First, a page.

In Focus, August 2004
by Elizabeth A. Foley
The 5,000 villagers of Tangkahan are now official caretakers of a corner of one of Indonesia's most impressive national parks.
As part of this new role, they are embarking in a transformation of their own livelihoods and the local economy. It's one that is turning illegal loggers into conservationists while helping build Gunung Leuser National Park in northern Sumatra into one of the region's premier ecotourism destinations.
With support from the Indonesian Ecotourism Network (INDECON), the villagers recently signed a landmark agreement through the Tangkahan Tourism Institute (Lembaga Pariwisata Tangkahan or LPT) with the national park authority that will help curtail illegal logging and places some 10,000 hectares of the park under the community's care.
The agreement marks the first time a national park authority has entrusted local people to manage an ecotourism zone while conserving the biological diversity of the park. The park, Indonesia's second largest, spans some 792,675 hectares. Only 1,500 of the 10,000 hectares managed by the community will be open to ecotourism.
This unique project is crucial to engaging local communities in protecting this corner of the Sundaland biodiversity hotspot, where the forests—home to the critically endangered Sumatran orangutan—were once the center of illegal logging.
The Leuser Management Unit, a technical body that manages the Leuser Development Programme funded by the European Union and the Indonesian government, devised a "Tangkahan Ecotourism Master Plan" for the park's management while support from the Critical Ecosystem Partnership Fund helped build community skills and involvement in implementing the plan.
The project has also received funding from the national park authority for communication equipment, interpreters' uniforms, shelters and information signs.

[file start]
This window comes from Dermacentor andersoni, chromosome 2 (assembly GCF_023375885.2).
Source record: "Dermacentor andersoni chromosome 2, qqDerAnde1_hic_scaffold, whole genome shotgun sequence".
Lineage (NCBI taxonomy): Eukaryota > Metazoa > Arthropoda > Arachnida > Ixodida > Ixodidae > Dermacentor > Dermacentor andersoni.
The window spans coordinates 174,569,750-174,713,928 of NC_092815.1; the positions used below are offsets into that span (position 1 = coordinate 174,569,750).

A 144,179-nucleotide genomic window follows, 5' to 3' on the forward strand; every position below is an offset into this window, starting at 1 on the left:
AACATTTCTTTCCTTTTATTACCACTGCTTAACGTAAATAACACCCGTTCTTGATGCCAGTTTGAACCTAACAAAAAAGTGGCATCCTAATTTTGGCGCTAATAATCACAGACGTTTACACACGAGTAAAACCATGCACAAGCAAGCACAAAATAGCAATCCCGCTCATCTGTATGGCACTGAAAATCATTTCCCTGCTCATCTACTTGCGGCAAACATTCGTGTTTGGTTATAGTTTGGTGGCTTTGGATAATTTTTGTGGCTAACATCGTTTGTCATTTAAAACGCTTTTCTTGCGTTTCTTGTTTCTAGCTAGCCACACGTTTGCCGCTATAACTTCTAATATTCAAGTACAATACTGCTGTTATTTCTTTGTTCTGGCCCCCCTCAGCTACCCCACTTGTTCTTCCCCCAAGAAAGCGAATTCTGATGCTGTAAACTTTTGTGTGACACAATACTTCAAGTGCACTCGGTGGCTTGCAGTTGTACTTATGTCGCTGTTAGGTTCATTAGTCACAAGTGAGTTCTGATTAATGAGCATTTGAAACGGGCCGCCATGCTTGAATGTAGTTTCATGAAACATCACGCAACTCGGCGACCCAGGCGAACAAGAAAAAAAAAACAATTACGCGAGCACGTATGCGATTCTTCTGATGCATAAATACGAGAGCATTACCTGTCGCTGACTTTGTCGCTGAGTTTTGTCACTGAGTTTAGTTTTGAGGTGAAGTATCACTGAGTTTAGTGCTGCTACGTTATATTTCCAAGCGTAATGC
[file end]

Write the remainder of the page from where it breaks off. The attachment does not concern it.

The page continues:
"It's a huge challenge to get people to change from illegal loggers to conservationists," INDECON Executive Director Ary Suhandi said. "It's a big step in life-and in their income.
"Illegal loggers can make around 3 million rupiahs or $350 for two weeks of labor. Working to protect the forest, they make around US$180, in addition to their income from agriculture which is around $200 per month."
Even when local logging firms upped their fees in an attempt to sway the villagers, they held fast, according to Suhandi. "They say, 'I'm proud because I'm keeping the forest for my children.'"
They're also keen to keep logging out, as its disappearance seems to have decreased the amount of conflict in the region, Suhandi said.
One significant result of the project is new village regulations regarding forest conservation. The regulations, developed through a participatory process, are proving useful as a policy at the local level and as a legal tool to enforce logging laws.
Other successful results stemming from the project include a national park and LPT agreement on entrance fees and benefit distribution. Community members are directly involved in ecotourism activities, receiving income through guiding, river-crossing and interpretive services. The community also receives benefits from entrance fees and from food and beverage sales in the restaurant.